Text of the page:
He is well-known as the architect of the blood transfusion system in the country and has spent his entire life doing groundbreaking research on blood cells.
Prof Dr Mujibur Rahman has received one of the highest civilian awards of Bangladesh for promoting safe blood transfusion services even in the remotest corners of the country, helping people to have access to blood when needed through voluntary donations.
One of the most distinguished scientists the country has ever presented to the world, the 94-year-old won the Ekushey Padak 2014 for social services on February 20.
The seeds of his success were sown seven decades ago when he went to the Berry-White School of Medicine in Guwahati, Assam, after passing the matriculation examination from Sylhet Zilla School. He studied there for four years.
Prof Rahman came back to the then East Pakistan in 1952 and worked for three years at Mitford Hospital, later renamed as Sir Salimullah Medical College and Hospital. He helped set up the Railway Hospital and established a blood bank at Rajshahi Medical College and Hospital in 1962.
He went to the University of Glasgow in 1964 for higher studies and obtained the first PhD in haematology and blood transfusion from South and Southeast Asia.
His groundbreaking thesis comprises the Kell-Cellano blood group system, which was applied to 20,000 blood samples. This was the highest contribution to the blood transfusion area in the world at the time.
He discovered one of the rarest blood groups called the Bombay in two Bangladeshi families. Upon his arrival from Glasgow, Rahman was posted as the blood transfusion officer at Dhaka Medical College and Hospital.
He worked to mobilise blood collection in March 1971 in anticipation of casualties in case of any crackdown by the Pakistani regime following the historic March 7 speech of Bangabandhu Sheikh Mujibur Rahman.
Prof Rahman played a pioneering role in the development of transfusion medicine in Bangladesh and administering the postgraduate course in the subject at the Institute of Post Graduate Medicine and Research (now Bangabandhu Sheikh Mujib Medical University).
He also introduced plastic bags to carry and preserve blood, replacing the age-old bottles. He set up 30 blood transfusion centres during his time in public service, making blood available even in the remotest places of Bangladesh.
He did not stop working after retiring from government service in 1982. He was an honorary member of the World Health Organisation's expert advisory panel on human blood products from 1979 to 2002 as an international expert.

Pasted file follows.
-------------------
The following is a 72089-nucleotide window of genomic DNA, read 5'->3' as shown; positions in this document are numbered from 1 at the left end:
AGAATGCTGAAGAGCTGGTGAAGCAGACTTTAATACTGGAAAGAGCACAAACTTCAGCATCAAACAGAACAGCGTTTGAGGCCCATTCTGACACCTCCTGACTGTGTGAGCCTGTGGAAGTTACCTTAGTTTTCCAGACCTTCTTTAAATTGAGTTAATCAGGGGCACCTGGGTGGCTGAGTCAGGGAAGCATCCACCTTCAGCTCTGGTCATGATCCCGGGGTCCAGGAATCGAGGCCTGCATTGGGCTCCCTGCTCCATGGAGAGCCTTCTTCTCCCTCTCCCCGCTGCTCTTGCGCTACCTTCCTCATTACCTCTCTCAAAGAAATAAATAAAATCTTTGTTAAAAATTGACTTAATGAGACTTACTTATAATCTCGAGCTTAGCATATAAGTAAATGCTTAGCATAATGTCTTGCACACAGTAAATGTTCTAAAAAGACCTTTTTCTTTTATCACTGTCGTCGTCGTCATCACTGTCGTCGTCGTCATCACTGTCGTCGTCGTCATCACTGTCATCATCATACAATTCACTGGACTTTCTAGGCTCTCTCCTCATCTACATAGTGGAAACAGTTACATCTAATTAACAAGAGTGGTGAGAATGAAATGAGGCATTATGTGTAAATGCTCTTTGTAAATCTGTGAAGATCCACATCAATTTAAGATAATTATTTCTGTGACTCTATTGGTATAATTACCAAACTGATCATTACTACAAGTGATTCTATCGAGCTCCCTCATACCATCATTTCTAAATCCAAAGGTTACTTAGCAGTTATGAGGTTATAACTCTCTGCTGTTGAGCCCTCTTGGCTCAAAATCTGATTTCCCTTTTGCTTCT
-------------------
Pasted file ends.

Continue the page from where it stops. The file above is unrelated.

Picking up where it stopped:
He also helped set up the Blood Transfusion Society in Bangladesh and was its president for nearly a decade.
He has written six books, which are taught at the public medical colleges of the country. He has also conducted and published several research articles that include discovering blood grouping antisera and enzymes Bromoline from Bangladeshi pineapples for detection of irregular antibodies from mangoes and jackfruits for detection of A1 red cells.
Prof Rahman firmly believes blood is not and should not be a commercial commodity.
He also pioneered the idea of encouraging people to donate blood voluntarily. With the help of non-governmental organisations and the media, he successfully convinced people that voluntary blood donations did not cause any harm to health.
Prof Rahman has also promoted the idea of collecting healthy blood from volunteers, not from professional donors. He is against the setting up of blood banks here and there with no government control. "Blood should not be sold at roadside centres," he believes.
He also set the criteria for blood donations now being used across the country.
Prof Rahman opposes the high fees charged by doctors these days. "I practised for 40 years but never set fees. Now everybody has become so commercial!"
He had the opportunity to stay in Glasgow, work as a consultant and lead a life of affluence. But he declined the offer as he wanted to serve a nation in need of his services.
"I was there on a government scholarship. So, it was my duty to come back and serve the country," he told The Daily Star in an interview last week.
Hailing from Badepasha, Sylhet, Rahman never set his eyes on money. "I am not the slave of money."
He thanked the government for honouring his contributions to society while he is still alive. "The recognition is more important than the medal."
A lifelong researcher, academic and social transformer, Prof Rahman lives a very simple life and resides at an apartment owned by one of his daughters, as he does not own any house or even a flat.
Prof Rahman, whose four children and seven grandchildren are all established, spends his leisure time listening to Tagore songs and reading medical journals. Even at this age, he spends a significant amount of time in lecturing, researching and writing.
"I am retired but not tired," he said as he tightly squeezed the hand of this correspondent the latter had extended for a handshake.